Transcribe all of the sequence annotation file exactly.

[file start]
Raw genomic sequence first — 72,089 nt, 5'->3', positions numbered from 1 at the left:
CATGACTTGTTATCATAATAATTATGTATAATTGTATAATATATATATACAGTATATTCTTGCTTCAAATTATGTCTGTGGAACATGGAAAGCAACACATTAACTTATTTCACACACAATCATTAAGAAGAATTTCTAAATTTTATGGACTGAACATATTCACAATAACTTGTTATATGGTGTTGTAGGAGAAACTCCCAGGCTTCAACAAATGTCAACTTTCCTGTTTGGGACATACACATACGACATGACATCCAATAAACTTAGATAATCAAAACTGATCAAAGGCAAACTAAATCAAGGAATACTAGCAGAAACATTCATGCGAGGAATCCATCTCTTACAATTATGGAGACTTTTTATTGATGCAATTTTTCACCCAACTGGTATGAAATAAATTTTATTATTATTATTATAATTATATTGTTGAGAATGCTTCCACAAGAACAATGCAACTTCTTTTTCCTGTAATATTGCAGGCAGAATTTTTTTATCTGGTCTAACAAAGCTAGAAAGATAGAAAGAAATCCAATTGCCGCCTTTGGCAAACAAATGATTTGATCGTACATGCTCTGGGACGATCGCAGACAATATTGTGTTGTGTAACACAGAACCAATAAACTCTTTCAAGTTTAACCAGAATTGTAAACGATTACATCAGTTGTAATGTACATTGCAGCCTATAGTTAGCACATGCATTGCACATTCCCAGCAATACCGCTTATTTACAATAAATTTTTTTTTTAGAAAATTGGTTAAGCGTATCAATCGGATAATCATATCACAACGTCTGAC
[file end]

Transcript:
Raw genomic sequence first — 72,089 nt, 5'->3', positions numbered from 1 at the left:
CATGACTTGTTATCATAATAATTATGTATAATTGTATAATATATATATACAGTATATTCTTGCTTCAAATTATGTCTGTGGAACATGGAAAGCAACACATTAACTTATTTCACACACAATCATTAAGAAGAATTTCTAAATTTTATGGACTGAACATATTCACAATAACTTGTTATATGGTGTTGTAGGAGAAACTCCCAGGCTTCAACAAATGTCAACTTTCCTGTTTGGGACATACACATACGACATGACATCCAATAAACTTAGATAATCAAAACTGATCAAAGGCAAACTAAATCAAGGAATACTAGCAGAAACATTCATGCGAGGAATCCATCTCTTACAATTATGGAGACTTTTTATTGATGCAATTTTTCACCCAACTGGTATGAAATAAATTTTATTATTATTATTATAATTATATTGTTGAGAATGCTTCCACAAGAACAATGCAACTTCTTTTTCCTGTAATATTGCAGGCAGAATTTTTTTATCTGGTCTAACAAAGCTAGAAAGATAGAAAGAAATCCAATTGCCGCCTTTGGCAAACAAATGATTTGATCGTACATGCTCTGGGACGATCGCAGACAATATTGTGTTGTGTAACACAGAACCAATAAACTCTTTCAAGTTTAACCAGAATTGTAAACGATTACATCAGTTGTAATGTACATTGCAGCCTATAGTTAGCACATGCATTGCACATTCCCAGCAATACCGCTTATTTACAATAAATTTTTTTTTTAGAAAATTGGTTAAGCGTATCAATCGGATAATCATATCACAACGTCTGAC